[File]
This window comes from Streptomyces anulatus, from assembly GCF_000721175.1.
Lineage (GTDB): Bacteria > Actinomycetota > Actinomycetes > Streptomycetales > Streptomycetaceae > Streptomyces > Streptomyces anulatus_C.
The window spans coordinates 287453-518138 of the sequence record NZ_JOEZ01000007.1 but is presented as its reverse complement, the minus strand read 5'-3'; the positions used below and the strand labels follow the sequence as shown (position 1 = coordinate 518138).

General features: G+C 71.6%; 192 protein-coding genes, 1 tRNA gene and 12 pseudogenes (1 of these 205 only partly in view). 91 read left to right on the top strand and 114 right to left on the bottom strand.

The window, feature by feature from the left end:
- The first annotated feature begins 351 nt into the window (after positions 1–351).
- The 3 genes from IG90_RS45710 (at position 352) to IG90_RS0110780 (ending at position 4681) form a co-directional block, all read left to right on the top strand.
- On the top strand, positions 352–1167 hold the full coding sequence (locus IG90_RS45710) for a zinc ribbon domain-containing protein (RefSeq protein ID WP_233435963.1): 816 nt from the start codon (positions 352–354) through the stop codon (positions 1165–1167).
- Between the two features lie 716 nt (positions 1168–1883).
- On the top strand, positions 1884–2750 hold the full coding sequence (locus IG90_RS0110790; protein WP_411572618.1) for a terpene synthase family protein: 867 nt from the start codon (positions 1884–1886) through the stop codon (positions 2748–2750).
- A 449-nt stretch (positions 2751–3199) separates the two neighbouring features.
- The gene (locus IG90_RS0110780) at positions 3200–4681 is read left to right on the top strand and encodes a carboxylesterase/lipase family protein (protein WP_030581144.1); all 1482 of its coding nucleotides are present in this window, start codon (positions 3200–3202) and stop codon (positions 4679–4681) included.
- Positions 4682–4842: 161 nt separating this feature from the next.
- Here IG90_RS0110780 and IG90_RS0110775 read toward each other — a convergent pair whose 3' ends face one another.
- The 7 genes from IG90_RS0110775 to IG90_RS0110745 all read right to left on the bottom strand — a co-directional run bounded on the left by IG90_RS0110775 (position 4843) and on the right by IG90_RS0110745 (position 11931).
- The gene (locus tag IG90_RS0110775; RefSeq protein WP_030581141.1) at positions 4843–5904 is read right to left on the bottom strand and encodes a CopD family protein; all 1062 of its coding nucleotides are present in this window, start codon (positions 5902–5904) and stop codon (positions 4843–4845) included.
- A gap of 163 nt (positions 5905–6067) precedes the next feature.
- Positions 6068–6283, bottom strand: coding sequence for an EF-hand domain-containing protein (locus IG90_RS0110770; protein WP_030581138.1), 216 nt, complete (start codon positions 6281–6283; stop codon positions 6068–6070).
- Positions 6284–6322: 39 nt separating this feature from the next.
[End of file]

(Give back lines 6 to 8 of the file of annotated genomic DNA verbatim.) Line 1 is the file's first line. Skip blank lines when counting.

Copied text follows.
- The first annotated feature begins 351 nt into the window (after positions 1–351).
- The 3 genes from IG90_RS45710 (at position 352) to IG90_RS0110780 (ending at position 4681) form a co-directional block, all read left to right on the top strand.
- On the top strand, positions 352–1167 hold the full coding sequence (locus IG90_RS45710) for a zinc ribbon domain-containing protein (RefSeq protein ID WP_233435963.1): 816 nt from the start codon (positions 352–354) through the stop codon (positions 1165–1167).